The sense of smell is also developed much earlier in human embryos than hearing and seeing. From the 26th to 27th week of pregnancy, according to Hanns Hatt, embryos show that the nose and the associated brain structures are already in place. And it has been proven that embryos can smell in the womb and thus get to know smells in the mother's womb. So it may be that later as a young person you have never smelled a scent yourself, but still reacts to it:

"We also learn to evaluate scents, with the mother, so to speak. So scents that the mother hates and that arouse particularly negative emotions in her are transferred to the embryo. And the embryo stores this scent as completely negative."

Professor Hanns Hatt, cell biologist and odor researcher at the Ruhr University Bochum in conversation with Gerda Kuhn, Bavaria 2

1991: Genes for smell discovered

How many smells we can smell is unknown. How the sense of smell works has been known in detail since 1991. The neurophysiologist Linda B. Buck and the physician Richard Axel from Columbia University, New York, discovered that there are olfactory receptor genes and also the first olfactory molecule. In doing so, the researchers discovered how the sense of smell is organized. Parts of the system were known in advance, for example signal cascades and messenger substances, but not the entire system.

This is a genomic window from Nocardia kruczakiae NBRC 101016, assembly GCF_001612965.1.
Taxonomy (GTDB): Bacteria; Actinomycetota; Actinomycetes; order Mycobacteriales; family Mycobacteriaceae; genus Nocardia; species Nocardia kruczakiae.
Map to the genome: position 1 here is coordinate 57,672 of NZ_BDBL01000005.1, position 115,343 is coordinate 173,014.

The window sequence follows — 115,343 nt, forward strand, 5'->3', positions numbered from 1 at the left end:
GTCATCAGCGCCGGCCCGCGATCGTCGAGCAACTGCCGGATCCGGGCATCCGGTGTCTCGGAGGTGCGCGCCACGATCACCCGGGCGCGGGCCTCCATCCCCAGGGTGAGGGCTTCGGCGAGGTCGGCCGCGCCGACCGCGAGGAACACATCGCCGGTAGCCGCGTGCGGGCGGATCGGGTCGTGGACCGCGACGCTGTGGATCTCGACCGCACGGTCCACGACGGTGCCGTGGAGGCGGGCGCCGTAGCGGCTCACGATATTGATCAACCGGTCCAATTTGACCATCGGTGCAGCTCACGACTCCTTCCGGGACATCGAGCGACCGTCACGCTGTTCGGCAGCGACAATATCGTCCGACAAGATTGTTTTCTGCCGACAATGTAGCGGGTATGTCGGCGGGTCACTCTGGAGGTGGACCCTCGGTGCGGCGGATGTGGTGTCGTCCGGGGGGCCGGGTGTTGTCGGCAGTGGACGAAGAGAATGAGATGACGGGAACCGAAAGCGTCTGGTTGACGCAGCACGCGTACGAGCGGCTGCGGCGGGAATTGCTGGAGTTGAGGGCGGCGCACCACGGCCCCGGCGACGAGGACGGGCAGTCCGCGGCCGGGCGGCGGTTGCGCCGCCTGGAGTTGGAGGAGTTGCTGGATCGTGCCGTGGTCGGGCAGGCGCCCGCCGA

In 2004, the scientists received the Nobel Prize for Medicine for their groundbreaking discovery. It has now been proven that humans have a total of around 800 olfactory receptor genes, half of which are switched off. So we only use around 400 of the odor genes that we have. Nevertheless, the olfactory receptor genes are still the largest family of genes in the human genome and make up around two percent of our genes.

The sense of smell is an open system

The sense of smell is a "dynamic gene pool", says Dietmar Krautwurst, olfactory researcher at the Leibniz Institute for Food Systems Biology at the Technical University of Munich (TUM). There is no "negative selection and mutations are allowed". This allows genes to be switched on and off. So further development is possible and room for evolution. That would be unthinkable in closed systems such as reproduction, the hormonal and central nervous systems. Mutations can have dramatic consequences here and the body switches to zero tolerance to be on the safe side.

Foods have "odor patterns"